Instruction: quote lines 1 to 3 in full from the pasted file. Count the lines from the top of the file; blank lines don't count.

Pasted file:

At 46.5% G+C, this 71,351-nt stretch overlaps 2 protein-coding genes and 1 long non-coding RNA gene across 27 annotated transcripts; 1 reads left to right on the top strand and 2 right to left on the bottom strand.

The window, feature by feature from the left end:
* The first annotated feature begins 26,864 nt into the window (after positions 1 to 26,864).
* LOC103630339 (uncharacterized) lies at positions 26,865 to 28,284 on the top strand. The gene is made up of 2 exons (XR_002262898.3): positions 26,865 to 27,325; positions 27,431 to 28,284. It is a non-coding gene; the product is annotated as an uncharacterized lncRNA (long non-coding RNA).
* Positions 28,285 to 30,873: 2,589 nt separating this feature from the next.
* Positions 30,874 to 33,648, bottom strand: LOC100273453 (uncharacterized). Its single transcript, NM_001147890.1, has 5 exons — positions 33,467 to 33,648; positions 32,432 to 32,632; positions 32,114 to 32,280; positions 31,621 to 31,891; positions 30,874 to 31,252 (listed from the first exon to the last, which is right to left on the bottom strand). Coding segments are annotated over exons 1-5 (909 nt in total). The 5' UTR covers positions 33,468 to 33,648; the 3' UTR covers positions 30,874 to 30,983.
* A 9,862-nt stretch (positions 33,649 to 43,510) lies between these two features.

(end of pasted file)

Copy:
At 46.5% G+C, this 71,351-nt stretch overlaps 2 protein-coding genes and 1 long non-coding RNA gene across 27 annotated transcripts; 1 reads left to right on the top strand and 2 right to left on the bottom strand.

The window, feature by feature from the left end:
* The first annotated feature begins 26,864 nt into the window (after positions 1 to 26,864).